I don’t believe there is a perfect mother. I think I started this mothering journey thinking I had to be the perfect mother, but I’ve learned that “perfect” doesn’t exist. There’s the “do the best you can” mother. The “good enough” mother. The “trying and at least getting some of it right” mother. And they’re all fine.
I watch my friends parent their kids. They all do it in different ways. And I think their kids all know that they’re loved. Maybe that doesn’t seem like a huge accomplishment to some people, but to me it’s huge. To me, you keep kids safe and let them know you think they’re wonderful and you love them. I am honored to watch others do this. I am blessed to have two opportunities to do it myself. I am blessed to always have more love in my heart to give.
I’ve learned a lot in my motherhood journey. I’m sure I have a lot more to learn. But I will acknowledge that I am a good mother, which is a tough thing for me to say because I don’t usually compliment myself like that. But it’s my greatest accomplishment. I’ve worked hard (and played hard) at it and I am a good mother. Because my kids feel loved.
I’d love to hear your thoughts, and please share this post with others if it resonates with you!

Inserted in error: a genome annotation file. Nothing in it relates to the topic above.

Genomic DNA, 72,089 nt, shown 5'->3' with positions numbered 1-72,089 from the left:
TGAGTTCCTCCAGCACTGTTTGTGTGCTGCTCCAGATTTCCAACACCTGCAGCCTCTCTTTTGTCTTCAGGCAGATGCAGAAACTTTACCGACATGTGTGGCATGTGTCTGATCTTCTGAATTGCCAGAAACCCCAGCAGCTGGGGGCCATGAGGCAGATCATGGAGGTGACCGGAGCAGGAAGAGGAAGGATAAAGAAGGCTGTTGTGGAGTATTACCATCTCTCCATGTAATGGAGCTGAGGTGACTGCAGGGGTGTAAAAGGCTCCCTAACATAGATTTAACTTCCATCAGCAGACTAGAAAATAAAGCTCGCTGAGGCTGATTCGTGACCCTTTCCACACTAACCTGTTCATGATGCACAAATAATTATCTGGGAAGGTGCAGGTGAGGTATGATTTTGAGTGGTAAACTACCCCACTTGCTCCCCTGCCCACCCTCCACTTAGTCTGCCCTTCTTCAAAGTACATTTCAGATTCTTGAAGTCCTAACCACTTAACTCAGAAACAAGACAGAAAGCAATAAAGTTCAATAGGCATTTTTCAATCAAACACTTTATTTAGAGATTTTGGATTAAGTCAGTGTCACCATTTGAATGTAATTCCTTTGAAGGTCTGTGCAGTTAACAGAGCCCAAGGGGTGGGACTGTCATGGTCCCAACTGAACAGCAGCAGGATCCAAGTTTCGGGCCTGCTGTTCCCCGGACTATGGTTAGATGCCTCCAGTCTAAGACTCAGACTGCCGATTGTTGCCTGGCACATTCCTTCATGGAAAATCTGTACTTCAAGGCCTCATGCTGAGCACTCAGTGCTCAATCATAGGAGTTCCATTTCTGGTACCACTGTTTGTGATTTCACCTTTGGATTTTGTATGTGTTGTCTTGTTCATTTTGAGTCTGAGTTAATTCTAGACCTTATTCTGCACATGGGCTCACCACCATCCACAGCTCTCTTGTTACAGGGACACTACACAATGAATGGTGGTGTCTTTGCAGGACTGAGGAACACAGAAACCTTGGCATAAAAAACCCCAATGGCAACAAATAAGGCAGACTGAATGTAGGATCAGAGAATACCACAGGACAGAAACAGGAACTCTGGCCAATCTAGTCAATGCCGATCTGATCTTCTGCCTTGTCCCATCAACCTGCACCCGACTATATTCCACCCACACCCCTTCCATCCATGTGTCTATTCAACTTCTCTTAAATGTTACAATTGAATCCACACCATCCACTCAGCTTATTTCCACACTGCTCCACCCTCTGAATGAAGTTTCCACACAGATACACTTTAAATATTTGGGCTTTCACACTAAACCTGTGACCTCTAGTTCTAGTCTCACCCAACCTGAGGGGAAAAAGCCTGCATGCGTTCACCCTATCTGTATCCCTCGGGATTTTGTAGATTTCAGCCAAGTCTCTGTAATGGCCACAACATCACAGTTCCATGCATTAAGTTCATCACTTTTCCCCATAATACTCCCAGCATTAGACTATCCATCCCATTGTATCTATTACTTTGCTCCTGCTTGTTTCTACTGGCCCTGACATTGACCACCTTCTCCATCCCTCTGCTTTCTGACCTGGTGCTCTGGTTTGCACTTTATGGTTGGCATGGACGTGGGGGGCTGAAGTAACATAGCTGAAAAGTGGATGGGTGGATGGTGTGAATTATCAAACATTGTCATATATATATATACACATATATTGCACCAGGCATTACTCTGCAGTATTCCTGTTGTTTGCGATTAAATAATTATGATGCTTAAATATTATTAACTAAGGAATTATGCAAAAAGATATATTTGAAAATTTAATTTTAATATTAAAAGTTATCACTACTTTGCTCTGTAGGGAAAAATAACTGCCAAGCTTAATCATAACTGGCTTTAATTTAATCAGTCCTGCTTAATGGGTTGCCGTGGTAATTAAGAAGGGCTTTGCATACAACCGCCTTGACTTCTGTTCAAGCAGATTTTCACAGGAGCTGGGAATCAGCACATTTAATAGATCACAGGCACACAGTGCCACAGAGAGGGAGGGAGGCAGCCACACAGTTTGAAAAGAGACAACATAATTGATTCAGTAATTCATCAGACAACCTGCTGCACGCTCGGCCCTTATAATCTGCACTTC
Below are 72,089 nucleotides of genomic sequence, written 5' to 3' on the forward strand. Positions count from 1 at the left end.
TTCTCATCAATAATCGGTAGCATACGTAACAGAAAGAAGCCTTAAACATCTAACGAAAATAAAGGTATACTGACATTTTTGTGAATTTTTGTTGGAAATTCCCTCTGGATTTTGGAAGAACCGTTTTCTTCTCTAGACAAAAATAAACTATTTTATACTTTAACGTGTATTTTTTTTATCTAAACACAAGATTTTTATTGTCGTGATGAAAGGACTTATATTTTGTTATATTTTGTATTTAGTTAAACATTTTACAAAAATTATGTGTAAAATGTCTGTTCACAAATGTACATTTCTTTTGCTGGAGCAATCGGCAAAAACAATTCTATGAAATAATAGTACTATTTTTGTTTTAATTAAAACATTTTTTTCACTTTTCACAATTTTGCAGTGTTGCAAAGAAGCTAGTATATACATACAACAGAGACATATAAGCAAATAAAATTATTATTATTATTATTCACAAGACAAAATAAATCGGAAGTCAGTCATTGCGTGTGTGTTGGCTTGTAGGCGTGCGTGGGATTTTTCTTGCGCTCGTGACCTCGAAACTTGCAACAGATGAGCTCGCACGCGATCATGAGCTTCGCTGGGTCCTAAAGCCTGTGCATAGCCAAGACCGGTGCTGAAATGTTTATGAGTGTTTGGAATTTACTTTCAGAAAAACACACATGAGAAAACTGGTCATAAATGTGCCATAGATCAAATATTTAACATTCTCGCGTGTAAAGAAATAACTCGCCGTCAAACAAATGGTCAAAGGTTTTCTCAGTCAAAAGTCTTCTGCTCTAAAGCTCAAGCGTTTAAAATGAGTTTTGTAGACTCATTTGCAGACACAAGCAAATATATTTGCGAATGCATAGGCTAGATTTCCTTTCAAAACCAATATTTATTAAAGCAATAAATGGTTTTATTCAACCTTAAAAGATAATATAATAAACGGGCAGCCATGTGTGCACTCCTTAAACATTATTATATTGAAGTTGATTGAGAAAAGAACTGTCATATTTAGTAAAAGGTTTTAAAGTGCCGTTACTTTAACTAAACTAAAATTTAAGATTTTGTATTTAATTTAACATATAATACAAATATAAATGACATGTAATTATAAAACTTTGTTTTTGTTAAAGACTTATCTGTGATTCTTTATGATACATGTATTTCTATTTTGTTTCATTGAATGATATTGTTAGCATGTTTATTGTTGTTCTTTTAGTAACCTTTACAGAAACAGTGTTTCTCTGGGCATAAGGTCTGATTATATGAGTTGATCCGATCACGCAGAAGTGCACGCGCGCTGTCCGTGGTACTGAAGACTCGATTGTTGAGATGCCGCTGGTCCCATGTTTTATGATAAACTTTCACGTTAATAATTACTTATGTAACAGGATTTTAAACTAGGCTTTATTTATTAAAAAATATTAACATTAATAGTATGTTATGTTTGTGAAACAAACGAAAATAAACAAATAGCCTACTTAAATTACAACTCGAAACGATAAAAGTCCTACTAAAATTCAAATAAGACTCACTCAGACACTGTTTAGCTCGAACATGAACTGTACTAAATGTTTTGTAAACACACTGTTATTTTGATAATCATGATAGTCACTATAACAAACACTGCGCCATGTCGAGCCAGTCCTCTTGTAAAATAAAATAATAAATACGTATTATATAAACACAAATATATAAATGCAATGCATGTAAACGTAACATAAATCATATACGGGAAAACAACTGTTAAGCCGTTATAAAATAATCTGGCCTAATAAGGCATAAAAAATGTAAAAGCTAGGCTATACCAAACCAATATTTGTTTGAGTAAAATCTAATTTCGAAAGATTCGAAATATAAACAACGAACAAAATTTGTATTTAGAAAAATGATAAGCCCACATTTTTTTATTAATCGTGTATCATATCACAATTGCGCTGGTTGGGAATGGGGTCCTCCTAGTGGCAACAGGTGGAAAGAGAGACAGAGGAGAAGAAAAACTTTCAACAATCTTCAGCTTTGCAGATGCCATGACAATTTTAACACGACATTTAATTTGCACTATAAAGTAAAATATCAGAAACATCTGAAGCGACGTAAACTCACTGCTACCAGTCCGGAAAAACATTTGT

I was having a discussion with someone recently about how hard we all try (well, okay, about how hard I try). At everything. Really, at everything. Even though I think I’ve stopped trying that hard. They recommended I aim for an A-, instead of an A.
“Instead of an A,” I laughed. “Who aims for an A?” When I was in sixth grade my teacher made up a grade for me, A-WD, A-With Distinction. I had gotten too many A++’s and she needed a new grade for my work.
Now, I may have gotten great grades because I was smart and I worked hard, and I may have gotten great grades because I worked too hard…at everything. In the past I’ve tended to make sure that I always did the best I could. In everything. And when my efforts, or results, were less than stellar, I hated it. And probably myself.
So it was recommended I try for an A- and I like that idea. I may even let myself slip to a B sometimes. Not everything is worth doing perfectly. Not everything is worth the extra effort. And besides, many would argue, there is no such thing as perfect. Or perhaps – the Zen way – everything is perfect just as it is?
I’m aiming for an A-. I’m stopping the blog here, not writing more, and letting it (and me) be enough. I’m going to go enjoy the rest of my day, rather than working towards my A-WD.